Future past, present then, paradoxes, etc. – films about time find joy in giving you a headache and the search for Advil. If so, Predestination is an anomaly for it’s both pain and remedy, a genre entry that first taxes the brain and then soothes it by being strangely heartfelt.
The adaptation of Robert A. Heinlein’s short story '—All You Zombies—' tells the tale of a Temporal Agent (Ethan Hawke) looking to apprehend a terrorist named “The ‘Fizzle’ Bomber.” One day on the job, in his “The Bartender” cover, he meets John (Sarah Snook) who is famous for writing magazines’ confessional testimonials under the pen name “The Unmarried Mother.” Some drinks and much chatter later, our Agent discovers that John used to be Jane, until an emotional tragedy forces her to be who she is today. Strangely enough, correcting the events of John’s past will also prevent the future from more disasters…
Here’s how I found out about Predestination: a random “local movie showtimes” search. With such little fanfare upon release, be expected to see confused faces upon mentioning the film. Shame – considering Predestination is more than just a “time-traveling film” or a “let’s-pick-apart-the-logic” opportunity, this is a surprisingly competent exploration into the themes of identity and purpose. And it’s really gorgeous too.
It’s a definitely commendable fact that the Spierig Brothers approach the material with restraint. Had they used the Daybreakers card, also known as using exquisite visual tricks whenever possible, Predestination’s human aspect would have been non-existent. Do take note of how the directors give the film a futuristic vibe – the vibrant colors of Wendy Cork’s era-appropriate costume, Ben Nott’s steady cinematography and Peter Spierig’s (one of the brothers) foreboding music that primarily contains low-key pulsating beats. There’s no showcase of fancy tech here, just simple editing to demonstrate the power of the time-traveling device and even the device itself: a black violin case.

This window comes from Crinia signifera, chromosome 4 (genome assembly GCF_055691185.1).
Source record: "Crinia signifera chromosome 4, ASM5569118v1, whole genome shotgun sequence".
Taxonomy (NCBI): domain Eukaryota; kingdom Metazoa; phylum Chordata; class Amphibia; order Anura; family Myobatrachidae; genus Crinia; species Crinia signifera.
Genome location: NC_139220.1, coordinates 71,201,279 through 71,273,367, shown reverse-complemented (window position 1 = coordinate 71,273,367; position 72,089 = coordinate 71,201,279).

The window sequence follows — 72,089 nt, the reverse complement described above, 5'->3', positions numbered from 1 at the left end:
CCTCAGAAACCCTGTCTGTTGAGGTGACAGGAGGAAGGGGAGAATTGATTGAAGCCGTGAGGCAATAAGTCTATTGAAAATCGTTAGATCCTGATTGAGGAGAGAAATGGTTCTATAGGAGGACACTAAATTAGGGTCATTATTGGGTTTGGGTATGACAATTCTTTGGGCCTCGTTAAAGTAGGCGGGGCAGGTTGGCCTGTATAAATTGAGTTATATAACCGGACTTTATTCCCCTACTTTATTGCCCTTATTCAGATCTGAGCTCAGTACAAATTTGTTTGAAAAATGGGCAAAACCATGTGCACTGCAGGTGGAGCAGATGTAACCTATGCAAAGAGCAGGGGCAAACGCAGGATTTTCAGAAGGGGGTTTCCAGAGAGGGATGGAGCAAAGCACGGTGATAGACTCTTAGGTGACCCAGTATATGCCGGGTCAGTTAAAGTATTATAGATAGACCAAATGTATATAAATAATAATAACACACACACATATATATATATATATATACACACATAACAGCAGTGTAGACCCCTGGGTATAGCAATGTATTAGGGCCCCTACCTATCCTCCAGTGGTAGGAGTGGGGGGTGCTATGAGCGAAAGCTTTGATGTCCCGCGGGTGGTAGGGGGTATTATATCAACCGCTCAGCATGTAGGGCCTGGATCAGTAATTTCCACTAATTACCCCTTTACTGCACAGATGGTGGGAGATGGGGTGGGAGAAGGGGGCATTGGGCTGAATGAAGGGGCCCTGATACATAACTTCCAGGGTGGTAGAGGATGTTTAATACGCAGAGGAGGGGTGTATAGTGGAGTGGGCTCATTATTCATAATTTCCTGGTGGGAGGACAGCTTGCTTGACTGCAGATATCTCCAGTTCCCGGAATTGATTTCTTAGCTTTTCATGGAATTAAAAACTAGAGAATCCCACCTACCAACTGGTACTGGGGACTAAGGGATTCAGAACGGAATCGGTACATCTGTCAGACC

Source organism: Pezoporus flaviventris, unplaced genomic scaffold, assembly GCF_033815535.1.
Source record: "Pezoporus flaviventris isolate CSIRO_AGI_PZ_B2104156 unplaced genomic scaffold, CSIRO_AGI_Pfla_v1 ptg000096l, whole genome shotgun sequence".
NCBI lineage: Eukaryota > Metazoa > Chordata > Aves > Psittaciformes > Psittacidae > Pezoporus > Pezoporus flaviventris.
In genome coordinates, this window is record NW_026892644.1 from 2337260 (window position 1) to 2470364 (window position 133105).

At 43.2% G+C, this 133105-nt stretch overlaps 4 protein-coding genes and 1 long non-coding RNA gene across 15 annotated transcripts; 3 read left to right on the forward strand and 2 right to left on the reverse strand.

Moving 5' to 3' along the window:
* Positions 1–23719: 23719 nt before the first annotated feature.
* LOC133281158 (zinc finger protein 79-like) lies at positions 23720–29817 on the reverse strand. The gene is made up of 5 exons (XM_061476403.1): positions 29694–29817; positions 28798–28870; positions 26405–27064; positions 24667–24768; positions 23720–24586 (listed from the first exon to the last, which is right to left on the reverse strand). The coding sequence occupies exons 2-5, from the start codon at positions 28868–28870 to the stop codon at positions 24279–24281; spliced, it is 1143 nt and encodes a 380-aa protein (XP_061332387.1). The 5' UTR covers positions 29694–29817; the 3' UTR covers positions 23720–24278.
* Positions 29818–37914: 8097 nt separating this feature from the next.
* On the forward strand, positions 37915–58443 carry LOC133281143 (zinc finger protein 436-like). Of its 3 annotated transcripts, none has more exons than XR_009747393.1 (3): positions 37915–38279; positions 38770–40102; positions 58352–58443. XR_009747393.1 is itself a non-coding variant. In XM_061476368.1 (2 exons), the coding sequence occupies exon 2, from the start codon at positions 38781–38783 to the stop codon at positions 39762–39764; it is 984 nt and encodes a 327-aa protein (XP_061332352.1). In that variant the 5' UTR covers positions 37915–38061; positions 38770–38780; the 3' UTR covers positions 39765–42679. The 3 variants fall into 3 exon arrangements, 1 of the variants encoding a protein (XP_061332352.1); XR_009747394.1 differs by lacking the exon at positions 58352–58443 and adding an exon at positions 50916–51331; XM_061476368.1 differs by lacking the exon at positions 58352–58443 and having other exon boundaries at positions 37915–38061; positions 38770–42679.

Ethan Hawke works here being the Agent, his presence has adequate weight to carry viewers along this twisty ride. Yet, despite its stupendously complex scenario, the screenplay (also written by the Spierig Brothers) can be predictable to those experienced in the whodunit genre or simply eagle-eyed viewers. As a result, the film’s magic rests on its one crazy surprise at the very end, which can either be considered as genius or, as a person in my showing puts it, “weird.” Personally, it’s been so long that I’ve seen a film reaches its climax via a satisfying revelation instead of the traditional explosions and/or shootouts.
Speaking of revelations, my my, I sure want to give a pat on the back to the person who casted Sarah Snook. The red-haired Australian wonderfully pulls a double act as John and Jane, clearly distinguishing both characters through the way they sit, walk, talk and express emotions. That said, Snook unites both personas with a subtle display of sadness, the product of being regarded as an outcast and a miserable life. In a way, Snook is the heart of Predestination… and by the time the film ends, you’ll realize it is a strong and beautiful one. Jessabelle aside, the future is bright for this actress.
There’s no better New Year gift than Predestination, but it’s sad to think how few people will show up to receive it. Usually, my general rule with time-related films is to “just roll with it.” For this film, however, I’d add “and prepare to be moved” afterwards.